Gorillas are the largest of the great apes. They are gentle giants, herbivores, and social creatures who share 98% of their genetic code with humans, making them our closest cousins after chimpanzees and bonobos. There are two gorilla species, separated geographically by expansive swaths of Congo Basin forest. The mountain gorilla is one of the rarest animals in the world with a growing population, but only about remaining 1,000 individuals. There are no captive mountain gorillas; any gorilla you see in the zoo is a lowland gorilla.
The safari industry in both Rwanda and Uganda is largely built around the mountain gorilla. There are a limited number of habituated groups, and also a limited number of trekking permits for each group on a daily basis ensuring that this remains one of the least-seen species in Africa.
The good news is holders of permits are almost assured sightings with virtually 100% success rates for treks. Once found, tourists have a one-hour viewing experience with the group. Each gorilla trekking group is limited to 8 participants, which allows for an intimate and high quality hour spent in the company of these incredible animals. Gorilla trekking difficulty can range from easy to strenuous in both Rwanda and Uganda, although Rwanda has more options on the easy to moderate level than Uganda.
Though the trekking permits are expensive (currently $1,500 per person per trek in Rwanda and $700 per person per trek in Uganda), gorilla trekking is considered by many to be the most intimate and amazing wildlife experience on the planet. If any safari activity could be considered priceless, this is it.
Lowland gorillas are more numerous, however there are only a few habituated groups limited to Loango National Park in Gabon and Odzala-Kokoua National Park in the Republic of Congo. Both parks are far off the beaten path and require extensive logistics to visit. the destinations are quite different from one another: Gabon is a fisherman’s paradise with wildlife frequently seen enjoying the ocean surf while the expansive Congo forests are a biodiversity utopia. Gorilla encounters are less predictable here than with mountain gorillas. Lowland gorillas are less habituated to humans and climb high into the trees while mountain gorillas do not.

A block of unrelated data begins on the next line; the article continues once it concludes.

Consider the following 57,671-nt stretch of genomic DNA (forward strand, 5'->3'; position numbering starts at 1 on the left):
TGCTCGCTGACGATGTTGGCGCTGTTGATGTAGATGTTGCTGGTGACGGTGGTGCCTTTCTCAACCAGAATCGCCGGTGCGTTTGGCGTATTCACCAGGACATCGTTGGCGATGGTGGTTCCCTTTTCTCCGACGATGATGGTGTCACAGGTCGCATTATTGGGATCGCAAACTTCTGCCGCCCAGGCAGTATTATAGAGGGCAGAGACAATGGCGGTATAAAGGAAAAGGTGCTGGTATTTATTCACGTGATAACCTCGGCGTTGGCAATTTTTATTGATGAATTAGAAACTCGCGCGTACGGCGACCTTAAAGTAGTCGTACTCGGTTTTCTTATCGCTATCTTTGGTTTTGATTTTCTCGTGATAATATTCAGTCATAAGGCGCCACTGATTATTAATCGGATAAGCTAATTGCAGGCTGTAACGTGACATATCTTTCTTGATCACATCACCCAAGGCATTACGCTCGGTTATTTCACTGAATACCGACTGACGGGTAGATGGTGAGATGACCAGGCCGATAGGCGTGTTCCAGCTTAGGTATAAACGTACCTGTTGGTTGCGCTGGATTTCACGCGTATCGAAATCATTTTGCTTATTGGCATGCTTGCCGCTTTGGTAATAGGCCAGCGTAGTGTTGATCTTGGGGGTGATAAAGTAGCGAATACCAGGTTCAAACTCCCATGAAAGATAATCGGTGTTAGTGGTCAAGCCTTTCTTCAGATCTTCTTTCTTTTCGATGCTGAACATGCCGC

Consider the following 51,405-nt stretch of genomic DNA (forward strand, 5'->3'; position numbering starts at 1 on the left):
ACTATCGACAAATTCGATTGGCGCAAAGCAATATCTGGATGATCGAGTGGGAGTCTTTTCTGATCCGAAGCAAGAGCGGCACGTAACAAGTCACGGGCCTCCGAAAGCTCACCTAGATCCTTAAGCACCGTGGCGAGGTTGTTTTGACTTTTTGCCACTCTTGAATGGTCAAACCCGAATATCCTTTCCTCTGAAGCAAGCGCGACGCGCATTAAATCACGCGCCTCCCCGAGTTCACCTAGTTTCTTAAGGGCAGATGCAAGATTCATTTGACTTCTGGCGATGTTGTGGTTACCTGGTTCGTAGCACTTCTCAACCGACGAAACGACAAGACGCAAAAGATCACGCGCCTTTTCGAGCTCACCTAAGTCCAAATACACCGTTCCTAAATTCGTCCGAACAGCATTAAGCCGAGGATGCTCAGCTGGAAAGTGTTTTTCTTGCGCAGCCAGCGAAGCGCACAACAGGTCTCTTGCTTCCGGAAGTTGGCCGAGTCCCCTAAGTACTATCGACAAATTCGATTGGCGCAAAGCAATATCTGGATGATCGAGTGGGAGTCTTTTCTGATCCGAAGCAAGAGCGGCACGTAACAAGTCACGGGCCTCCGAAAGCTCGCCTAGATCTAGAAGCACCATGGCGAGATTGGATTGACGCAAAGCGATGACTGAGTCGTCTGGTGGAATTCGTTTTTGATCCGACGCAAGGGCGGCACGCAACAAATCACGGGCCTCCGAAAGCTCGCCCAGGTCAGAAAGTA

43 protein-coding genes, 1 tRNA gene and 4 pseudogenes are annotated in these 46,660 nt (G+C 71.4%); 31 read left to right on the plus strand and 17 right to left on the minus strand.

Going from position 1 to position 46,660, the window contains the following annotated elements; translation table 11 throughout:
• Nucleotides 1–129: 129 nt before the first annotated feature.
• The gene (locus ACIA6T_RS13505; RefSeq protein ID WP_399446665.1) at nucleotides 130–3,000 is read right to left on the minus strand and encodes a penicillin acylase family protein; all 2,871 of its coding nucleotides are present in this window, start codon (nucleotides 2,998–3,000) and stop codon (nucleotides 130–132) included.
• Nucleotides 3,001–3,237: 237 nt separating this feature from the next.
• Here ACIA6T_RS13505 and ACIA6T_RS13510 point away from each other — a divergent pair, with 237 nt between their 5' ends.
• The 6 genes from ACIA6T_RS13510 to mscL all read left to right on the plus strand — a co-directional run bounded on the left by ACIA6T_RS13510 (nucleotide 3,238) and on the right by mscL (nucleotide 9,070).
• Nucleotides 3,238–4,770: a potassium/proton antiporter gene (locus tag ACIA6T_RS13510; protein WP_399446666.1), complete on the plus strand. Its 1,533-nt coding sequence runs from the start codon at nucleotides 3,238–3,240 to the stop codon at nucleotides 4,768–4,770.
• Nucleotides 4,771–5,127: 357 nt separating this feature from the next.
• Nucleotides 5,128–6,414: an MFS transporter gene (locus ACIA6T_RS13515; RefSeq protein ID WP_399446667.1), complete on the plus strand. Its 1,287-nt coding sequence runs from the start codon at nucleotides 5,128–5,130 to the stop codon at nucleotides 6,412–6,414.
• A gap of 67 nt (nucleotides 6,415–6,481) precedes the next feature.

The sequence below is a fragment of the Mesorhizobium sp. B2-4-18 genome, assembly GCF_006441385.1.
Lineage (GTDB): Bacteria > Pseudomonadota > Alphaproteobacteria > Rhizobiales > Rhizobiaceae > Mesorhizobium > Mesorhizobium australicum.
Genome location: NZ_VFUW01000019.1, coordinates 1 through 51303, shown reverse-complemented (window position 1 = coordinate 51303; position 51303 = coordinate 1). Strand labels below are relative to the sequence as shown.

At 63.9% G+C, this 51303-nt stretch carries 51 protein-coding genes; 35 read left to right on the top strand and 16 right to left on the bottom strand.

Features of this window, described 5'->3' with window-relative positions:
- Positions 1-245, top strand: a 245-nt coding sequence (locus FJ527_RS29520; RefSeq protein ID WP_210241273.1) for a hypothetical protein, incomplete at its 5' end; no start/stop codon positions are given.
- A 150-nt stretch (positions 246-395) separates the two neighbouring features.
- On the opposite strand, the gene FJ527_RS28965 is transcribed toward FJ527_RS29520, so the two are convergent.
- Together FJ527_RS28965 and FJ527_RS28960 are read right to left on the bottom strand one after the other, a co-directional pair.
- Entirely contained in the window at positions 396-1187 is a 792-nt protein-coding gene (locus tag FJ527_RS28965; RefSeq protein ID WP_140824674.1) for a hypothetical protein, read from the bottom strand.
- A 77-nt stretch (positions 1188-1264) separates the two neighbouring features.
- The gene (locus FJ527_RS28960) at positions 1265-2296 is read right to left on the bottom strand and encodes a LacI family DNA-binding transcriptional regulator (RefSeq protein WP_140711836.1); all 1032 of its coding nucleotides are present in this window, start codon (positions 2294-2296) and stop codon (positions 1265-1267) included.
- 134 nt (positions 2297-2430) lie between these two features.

Best Places to See Gorillas
The endangered mountain gorilla is found in only four national parks: Bwindi Impenetrable Forest and Mgahinga Gorilla National Parks in Uganda, Volcanoes National Park in Rwanda, and Virunga National Park in the DRC. Typically, trekking is a bit less strenuous in Rwanda, but both countries offer fantastic viewing experiences. For those looking for a quick add-on to other safari regions, the flight connectivity works to go directly from the Serengeti or Masai Mara to the gorilla trekking parks by regional flights, however both Rwanda and Uganda have much to offer the traveler on their own.
Other Areas of Note
Mgahinga Gorilla National Park sits on the border of Uganda and Rwanda. The landscape is closer to that of Rwanda’s Volcanoes National Park than Bwindi Impenetrable Forest. Only one habituated group is established in this park. There has been a second habituated group which relocated from Rwanda, but has not established itself permanently on the Uganda side. As such, it is not guaranteed that visitors to this park who opt for multiple gorilla treks will be able to visit different families within their permit zone.
Western lowland gorillas can be viewed in Loango National Park in Gabon, Dzanga-Ndoki National Park within the Central African Republic, and at Odzala National Park in Republic of Congo. The approximate success rate is 75% for each daily trek in the Congo and less in Gabon, but as these gorillas range further than mountain gorillas it can be more physically demanding as well.
Note: It is possible to do treks for mountain gorillas and eastern lowland gorillas in the Democratic Republic of Congo but due to unstable conditions we do not arrange trips to these locations.